Many Los Angeles Elementary Schools Surrounded By Dangerous Streets

LOS ANGELES (CBSLA.com) — An analysis of traffic collision data has identified a downtown Los Angeles elementary school as being surrounded by the most dangerous streets of any elementary school in the state.

There were 271 car crashes within a half-mile radius of Jardin De La Infancia in downtown Los Angeles in 2015, the most of any elementary school zone in the state, according to a report from Los Angeles law firm Panish, Shea & Boyle based on California Highway Patrol data.

The firm’s report, “The Most Dangerous Elementary School Zones In California,” is an effort to call attention to the problem of school zone safety and hopefully find a solution, the firm said. The firm was particularly concerned with injuries to pedestrians and bikers near elementary schools.

“I don’t want anything happening to my children; I don’t want anything happening to anybody’s children,” a partner at the firm, Rahul Ravipudi, said. “We’re trying to take things to the next level and trying to make sure that this place is safer.”

To identify the most dangerous areas, the firm counted each car crash within a half-mile of an elementary school — excluding those on freeways — as a single point. Crashes in which pedestrians or bicyclists were injured were scored as three points.

About 400 elementary schools in the state scored at least 25 points in 2015, according to the firm. Jardin De La Infancia racked up 129.8 points in the firm’s analysis.

The most dangerous school district, in terms of crashes per capita was Oakland Unified. LAUSD was the second-most dangerous on a per capita basis, according to the report.

The Glendale Unified School District ranked third.

That wasn’t entirely surprising to kindergarten teacher Natalie Augustine.

“I’ve seen parents stop in the middle of the intersection, block the intersection,” she said. “It’s really frightening.”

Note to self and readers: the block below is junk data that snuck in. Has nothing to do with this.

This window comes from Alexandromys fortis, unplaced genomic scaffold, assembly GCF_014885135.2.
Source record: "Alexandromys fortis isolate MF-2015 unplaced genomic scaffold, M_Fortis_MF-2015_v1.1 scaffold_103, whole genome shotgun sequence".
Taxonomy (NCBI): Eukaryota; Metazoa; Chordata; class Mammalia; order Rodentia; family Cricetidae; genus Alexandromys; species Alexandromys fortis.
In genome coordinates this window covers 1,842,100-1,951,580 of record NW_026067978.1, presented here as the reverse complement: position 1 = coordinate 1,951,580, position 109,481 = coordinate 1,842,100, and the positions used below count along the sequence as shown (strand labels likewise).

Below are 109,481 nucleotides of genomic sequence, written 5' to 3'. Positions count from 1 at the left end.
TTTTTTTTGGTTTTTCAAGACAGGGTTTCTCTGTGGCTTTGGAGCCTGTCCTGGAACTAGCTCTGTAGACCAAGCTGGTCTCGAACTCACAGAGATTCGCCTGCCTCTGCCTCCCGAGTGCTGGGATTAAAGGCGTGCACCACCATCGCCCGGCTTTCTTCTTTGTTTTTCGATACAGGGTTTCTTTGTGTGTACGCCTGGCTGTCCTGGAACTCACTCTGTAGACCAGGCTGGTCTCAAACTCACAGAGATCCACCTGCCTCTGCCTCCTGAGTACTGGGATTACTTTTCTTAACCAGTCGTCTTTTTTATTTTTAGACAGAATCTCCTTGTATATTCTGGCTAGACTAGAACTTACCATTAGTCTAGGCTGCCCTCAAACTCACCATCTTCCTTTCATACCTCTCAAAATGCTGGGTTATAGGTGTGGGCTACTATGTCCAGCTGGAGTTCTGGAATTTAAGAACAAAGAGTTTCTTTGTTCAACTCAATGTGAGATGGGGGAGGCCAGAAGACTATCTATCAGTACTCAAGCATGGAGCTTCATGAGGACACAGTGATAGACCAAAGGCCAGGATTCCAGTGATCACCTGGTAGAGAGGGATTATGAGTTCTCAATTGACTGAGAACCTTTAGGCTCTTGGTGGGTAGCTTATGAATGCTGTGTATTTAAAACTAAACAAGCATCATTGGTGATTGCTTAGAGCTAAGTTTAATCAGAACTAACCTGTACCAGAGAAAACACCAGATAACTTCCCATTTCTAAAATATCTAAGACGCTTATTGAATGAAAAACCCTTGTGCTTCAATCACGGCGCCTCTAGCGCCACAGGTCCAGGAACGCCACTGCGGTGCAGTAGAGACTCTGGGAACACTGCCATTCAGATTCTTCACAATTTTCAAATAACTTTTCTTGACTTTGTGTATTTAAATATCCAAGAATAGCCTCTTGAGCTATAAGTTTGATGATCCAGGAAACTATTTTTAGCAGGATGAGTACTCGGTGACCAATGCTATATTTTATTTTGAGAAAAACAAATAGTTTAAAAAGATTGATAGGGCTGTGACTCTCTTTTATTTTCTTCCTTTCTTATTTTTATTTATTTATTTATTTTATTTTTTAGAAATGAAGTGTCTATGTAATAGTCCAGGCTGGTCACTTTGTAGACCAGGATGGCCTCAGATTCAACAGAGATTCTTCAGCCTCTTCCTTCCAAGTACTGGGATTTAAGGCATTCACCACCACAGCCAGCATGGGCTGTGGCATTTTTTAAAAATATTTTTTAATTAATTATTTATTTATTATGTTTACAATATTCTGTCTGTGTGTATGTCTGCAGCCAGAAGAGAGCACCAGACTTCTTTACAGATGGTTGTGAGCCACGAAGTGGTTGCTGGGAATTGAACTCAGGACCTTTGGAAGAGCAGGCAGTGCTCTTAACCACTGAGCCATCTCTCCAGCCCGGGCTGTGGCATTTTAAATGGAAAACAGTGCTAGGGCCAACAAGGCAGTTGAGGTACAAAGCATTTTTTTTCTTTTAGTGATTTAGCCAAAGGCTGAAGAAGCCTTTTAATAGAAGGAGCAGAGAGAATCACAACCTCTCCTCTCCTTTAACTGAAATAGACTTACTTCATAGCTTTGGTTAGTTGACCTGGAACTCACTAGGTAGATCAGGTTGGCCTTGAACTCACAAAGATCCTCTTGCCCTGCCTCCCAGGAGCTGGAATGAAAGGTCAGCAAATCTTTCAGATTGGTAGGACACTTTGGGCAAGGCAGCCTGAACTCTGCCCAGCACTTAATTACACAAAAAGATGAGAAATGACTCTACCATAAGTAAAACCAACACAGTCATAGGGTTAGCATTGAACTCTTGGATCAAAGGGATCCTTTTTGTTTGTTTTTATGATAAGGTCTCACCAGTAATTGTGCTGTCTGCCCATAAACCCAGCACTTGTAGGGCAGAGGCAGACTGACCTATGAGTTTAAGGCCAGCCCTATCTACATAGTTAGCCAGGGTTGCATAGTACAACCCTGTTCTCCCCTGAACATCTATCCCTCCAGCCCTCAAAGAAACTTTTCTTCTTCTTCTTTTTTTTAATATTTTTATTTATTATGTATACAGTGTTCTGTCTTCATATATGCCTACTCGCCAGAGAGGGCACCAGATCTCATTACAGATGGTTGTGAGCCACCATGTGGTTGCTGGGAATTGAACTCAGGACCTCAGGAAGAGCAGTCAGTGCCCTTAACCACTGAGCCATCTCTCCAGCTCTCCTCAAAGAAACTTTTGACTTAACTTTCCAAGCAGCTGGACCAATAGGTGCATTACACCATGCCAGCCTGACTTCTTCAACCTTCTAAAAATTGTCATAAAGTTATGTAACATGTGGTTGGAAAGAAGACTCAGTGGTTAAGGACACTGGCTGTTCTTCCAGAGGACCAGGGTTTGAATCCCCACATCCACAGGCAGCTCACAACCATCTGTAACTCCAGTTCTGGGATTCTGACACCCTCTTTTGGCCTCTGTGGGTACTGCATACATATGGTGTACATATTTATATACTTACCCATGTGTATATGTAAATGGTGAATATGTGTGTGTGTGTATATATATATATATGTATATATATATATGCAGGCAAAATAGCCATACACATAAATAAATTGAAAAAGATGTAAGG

Mario Chiaramonte, a parent, said he’s seen evidence of the problem, too.

“Around here people think they’re supposed to use the horn instead of the brake,” he said.

Teresa Rodriguez, a crossing guard at John Marshall Elementary School in Glendale, said she often encounters aggressive drivers.

“They want to stop on the crosswalk and I say, ‘Move! You cannot stop there.’ ” she said. “And they’re still there.”

Comments

One Comment

  1. I don’t know why this report focused on Glendale when the spotlight should have been given to the low income neighborhoods of the LAUSD. And then school picked for sound bites is ranked 74th? Cmon! There plenty of other schools that needed this report to highlight a problem needing attention.

  2. I don’t know why this report focused on Glendale when the spotlight should have been given to the low income neighborhoods of the LAUSD. And then the school picked for sound bites is ranked 44th? Cmon! There are plenty of other schools that needed this report to highlight a problem needing attention.

Leave a Reply

Please log in using one of these methods to post your comment:

Twitter picture

You are commenting using your Twitter account. Log Out / Change )

Facebook photo

You are commenting using your Facebook account. Log Out / Change )

Google+ photo

You are commenting using your Google+ account. Log Out / Change )

Connecting to %s

More From CBS Los Angeles

facebook.com/CBSLA
Plan Your Trip
Follow Us On Twitter

Watch & Listen LIVE